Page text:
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Publication numberUS20040129687 A1
Publication typeApplication
Application numberUS 10/733,490
Publication dateJul 8, 2004
Filing dateDec 10, 2003
Priority dateDec 17, 2002
Also published asCN1507973A, CN100396419C, US6914209
Publication number10733490, 733490, US 2004/0129687 A1, US 2004/129687 A1, US 20040129687 A1, US 20040129687A1, US 2004129687 A1, US 2004129687A1, US-A1-20040129687, US-A1-2004129687, US2004/0129687A1, US2004/129687A1, US20040129687 A1, US20040129687A1, US2004129687 A1, US2004129687A1
InventorsYoshihiro Yamaguchi, Tetsuya Kabata, Takahiro Iriyama
Original AssigneeKomatsu Industries Corporation
Export CitationBiBTeX, EndNote, RefMan
External Links: USPTO, USPTO Assignment, Espacenet
Plasma arc machining method
US 20040129687 A1
Abstract
Not only damage to a nozzle caused by spatter generated during piercing is prevented but also the deterioration of the nozzle owing to a pilot arc is restrained, whereby the service life of the nozzle is significantly increased. To this end, the plasma torch is positioned at an initial level which is the distance between the plasma torch and a steel plate when generating a plasma arc to start piercing operation and which has been set equal to a cutting level which is the distance between the plasma torch and the steel plate when carrying out cutting operation. After generation of the plasma arc, the plasma torch is immediately raised to a piercing level which is more distant from the steel plate W than the initial level and piercing operation is performed at the piercing level. After completion of the piercing operation, the plasma torch is lowered to the cutting level to start cutting operation. Just after transfer from a pilot arc into a main arc, a pilot current is cut off by turning a transistor off.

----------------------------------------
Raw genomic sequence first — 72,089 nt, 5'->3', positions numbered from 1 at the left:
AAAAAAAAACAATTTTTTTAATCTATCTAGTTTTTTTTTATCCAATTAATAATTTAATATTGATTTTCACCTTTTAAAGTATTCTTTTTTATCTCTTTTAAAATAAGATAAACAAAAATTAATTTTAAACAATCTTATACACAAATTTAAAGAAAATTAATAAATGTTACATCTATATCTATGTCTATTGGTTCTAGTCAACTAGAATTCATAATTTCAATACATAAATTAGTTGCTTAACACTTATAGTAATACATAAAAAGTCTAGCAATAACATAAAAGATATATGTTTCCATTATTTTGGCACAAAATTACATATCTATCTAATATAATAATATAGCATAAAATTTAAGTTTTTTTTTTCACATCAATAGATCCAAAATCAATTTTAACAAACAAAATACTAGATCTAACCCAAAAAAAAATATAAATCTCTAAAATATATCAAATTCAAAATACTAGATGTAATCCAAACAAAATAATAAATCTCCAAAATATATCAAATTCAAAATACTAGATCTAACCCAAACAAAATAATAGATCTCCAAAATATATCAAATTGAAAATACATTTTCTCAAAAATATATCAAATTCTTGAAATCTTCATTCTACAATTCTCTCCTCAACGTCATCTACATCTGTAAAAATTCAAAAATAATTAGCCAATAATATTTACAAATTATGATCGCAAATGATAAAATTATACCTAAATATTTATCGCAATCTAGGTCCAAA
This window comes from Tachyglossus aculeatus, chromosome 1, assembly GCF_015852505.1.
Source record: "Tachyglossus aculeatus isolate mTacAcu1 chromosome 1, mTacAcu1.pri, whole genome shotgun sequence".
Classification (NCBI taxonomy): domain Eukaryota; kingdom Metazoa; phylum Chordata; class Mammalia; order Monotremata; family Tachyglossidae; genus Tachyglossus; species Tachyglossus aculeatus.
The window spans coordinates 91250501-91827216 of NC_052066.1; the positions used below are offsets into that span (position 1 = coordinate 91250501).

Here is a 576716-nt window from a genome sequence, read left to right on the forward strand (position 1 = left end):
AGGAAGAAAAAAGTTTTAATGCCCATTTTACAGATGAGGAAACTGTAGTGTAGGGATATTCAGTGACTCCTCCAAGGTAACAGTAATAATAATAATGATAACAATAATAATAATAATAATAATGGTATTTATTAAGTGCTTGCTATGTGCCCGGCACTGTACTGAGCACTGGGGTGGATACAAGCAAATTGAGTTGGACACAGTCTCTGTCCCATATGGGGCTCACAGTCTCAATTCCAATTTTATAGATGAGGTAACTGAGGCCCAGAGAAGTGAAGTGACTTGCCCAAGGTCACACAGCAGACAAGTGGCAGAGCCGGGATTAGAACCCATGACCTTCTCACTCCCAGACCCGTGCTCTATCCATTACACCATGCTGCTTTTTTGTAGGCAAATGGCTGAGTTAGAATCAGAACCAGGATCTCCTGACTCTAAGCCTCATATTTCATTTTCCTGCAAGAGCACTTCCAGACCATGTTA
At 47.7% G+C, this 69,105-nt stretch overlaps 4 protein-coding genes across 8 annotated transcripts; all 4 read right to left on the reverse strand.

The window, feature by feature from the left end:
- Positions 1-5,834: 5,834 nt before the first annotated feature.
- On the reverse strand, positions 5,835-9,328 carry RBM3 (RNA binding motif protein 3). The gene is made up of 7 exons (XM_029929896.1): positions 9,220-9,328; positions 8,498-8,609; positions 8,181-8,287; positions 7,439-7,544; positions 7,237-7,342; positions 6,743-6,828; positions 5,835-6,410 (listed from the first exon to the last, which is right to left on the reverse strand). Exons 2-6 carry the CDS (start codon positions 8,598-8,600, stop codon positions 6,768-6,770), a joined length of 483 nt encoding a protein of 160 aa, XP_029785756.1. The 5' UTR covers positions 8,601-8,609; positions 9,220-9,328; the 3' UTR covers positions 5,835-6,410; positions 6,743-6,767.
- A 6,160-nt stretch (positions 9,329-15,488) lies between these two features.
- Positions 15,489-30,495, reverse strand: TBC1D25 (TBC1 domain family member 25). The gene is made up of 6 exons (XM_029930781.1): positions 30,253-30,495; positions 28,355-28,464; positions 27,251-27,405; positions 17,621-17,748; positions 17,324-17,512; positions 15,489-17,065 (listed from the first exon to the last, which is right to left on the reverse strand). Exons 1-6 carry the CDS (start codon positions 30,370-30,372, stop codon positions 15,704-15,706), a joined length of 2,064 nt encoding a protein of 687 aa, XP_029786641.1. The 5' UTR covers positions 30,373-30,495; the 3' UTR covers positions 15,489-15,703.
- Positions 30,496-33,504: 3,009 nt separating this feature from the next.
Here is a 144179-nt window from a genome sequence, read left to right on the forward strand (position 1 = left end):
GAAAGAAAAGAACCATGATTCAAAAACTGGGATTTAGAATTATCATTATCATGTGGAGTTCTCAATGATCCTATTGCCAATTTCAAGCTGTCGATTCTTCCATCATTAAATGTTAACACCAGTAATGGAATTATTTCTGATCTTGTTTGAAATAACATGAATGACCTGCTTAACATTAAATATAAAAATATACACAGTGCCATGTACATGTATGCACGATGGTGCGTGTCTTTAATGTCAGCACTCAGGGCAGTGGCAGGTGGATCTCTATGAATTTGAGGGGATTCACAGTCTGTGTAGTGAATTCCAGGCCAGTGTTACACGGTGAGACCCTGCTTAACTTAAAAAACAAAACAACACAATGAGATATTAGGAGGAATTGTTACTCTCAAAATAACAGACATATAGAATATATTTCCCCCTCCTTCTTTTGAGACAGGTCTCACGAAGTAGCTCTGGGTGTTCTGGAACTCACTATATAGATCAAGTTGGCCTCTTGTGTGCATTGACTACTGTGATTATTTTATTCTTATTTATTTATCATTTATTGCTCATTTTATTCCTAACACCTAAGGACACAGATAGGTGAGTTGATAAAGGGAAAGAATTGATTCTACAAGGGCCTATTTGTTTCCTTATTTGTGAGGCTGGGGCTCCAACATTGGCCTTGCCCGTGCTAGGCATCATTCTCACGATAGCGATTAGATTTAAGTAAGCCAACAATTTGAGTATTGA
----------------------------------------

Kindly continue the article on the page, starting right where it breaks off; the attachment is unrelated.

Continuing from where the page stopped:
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Claims(2)
What is claimed is:
1. A plasma arc machining method in which a workpiece is pierced by a plasma arc and cutting is started from the position where piercing has been done, the method comprising:
(a) a first step of relatively moving a plasma torch to a workpiece piercing position, the plasma torch having an electrode for forming a plasma arc between the electrode and the workpiece and a nozzle for jetting a plasma gas which is a parent material of the plasma arc, and positioning the plasma torch at an initial level in relation to the workpiece, the initial level being equal to or substantially equal to a cutting level which is the distance between the plasma torch and the workpiece when carrying out cutting operation or being a level which is closer to the workpiece than the cutting level and at which a double arc does not occur;
(b) a second step of forming a main arc between the electrode and the workpiece, initiated by a pilot arc generated between the electrode and the nozzle thereby establishing a plasma arc after the positioning of the plasma torch, and relatively moving the plasma torch to a piercing level while maintaining the plasma arc, the piercing level being a level more distant from the workpiece than the initial level;